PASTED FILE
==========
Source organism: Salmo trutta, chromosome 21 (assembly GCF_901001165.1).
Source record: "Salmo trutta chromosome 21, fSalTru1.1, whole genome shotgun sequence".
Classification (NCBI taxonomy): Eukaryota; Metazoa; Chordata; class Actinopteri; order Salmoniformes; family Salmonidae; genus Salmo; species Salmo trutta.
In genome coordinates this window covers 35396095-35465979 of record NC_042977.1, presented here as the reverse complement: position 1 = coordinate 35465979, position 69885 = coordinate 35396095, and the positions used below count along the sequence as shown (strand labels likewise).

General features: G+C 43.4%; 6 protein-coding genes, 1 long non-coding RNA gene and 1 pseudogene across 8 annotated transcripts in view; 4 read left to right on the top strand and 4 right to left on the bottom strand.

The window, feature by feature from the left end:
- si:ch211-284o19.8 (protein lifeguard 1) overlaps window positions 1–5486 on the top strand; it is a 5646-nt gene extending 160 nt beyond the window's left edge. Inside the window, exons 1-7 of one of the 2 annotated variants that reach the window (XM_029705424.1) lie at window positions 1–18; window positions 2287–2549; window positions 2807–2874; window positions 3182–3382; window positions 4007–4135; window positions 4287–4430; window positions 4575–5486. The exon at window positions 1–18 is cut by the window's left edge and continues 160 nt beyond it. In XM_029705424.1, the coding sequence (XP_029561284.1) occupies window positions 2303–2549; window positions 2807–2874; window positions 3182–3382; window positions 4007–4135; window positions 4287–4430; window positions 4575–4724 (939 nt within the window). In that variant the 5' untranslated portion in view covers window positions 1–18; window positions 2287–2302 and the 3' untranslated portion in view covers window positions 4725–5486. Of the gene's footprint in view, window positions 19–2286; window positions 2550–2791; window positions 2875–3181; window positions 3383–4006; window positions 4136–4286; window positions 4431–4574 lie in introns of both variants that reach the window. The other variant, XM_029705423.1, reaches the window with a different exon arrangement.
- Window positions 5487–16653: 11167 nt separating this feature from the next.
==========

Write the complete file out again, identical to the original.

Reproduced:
Source organism: Salmo trutta, chromosome 21 (assembly GCF_901001165.1).
Source record: "Salmo trutta chromosome 21, fSalTru1.1, whole genome shotgun sequence".
Classification (NCBI taxonomy): Eukaryota; Metazoa; Chordata; class Actinopteri; order Salmoniformes; family Salmonidae; genus Salmo; species Salmo trutta.
In genome coordinates this window covers 35396095-35465979 of record NC_042977.1, presented here as the reverse complement: position 1 = coordinate 35465979, position 69885 = coordinate 35396095, and the positions used below count along the sequence as shown (strand labels likewise).

General features: G+C 43.4%; 6 protein-coding genes, 1 long non-coding RNA gene and 1 pseudogene across 8 annotated transcripts in view; 4 read left to right on the top strand and 4 right to left on the bottom strand.

The window, feature by feature from the left end:
- si:ch211-284o19.8 (protein lifeguard 1) overlaps window positions 1–5486 on the top strand; it is a 5646-nt gene extending 160 nt beyond the window's left edge. Inside the window, exons 1-7 of one of the 2 annotated variants that reach the window (XM_029705424.1) lie at window positions 1–18; window positions 2287–2549; window positions 2807–2874; window positions 3182–3382; window positions 4007–4135; window positions 4287–4430; window positions 4575–5486. The exon at window positions 1–18 is cut by the window's left edge and continues 160 nt beyond it. In XM_029705424.1, the coding sequence (XP_029561284.1) occupies window positions 2303–2549; window positions 2807–2874; window positions 3182–3382; window positions 4007–4135; window positions 4287–4430; window positions 4575–4724 (939 nt within the window). In that variant the 5' untranslated portion in view covers window positions 1–18; window positions 2287–2302 and the 3' untranslated portion in view covers window positions 4725–5486. Of the gene's footprint in view, window positions 19–2286; window positions 2550–2791; window positions 2875–3181; window positions 3383–4006; window positions 4136–4286; window positions 4431–4574 lie in introns of both variants that reach the window. The other variant, XM_029705423.1, reaches the window with a different exon arrangement.
- Window positions 5487–16653: 11167 nt separating this feature from the next.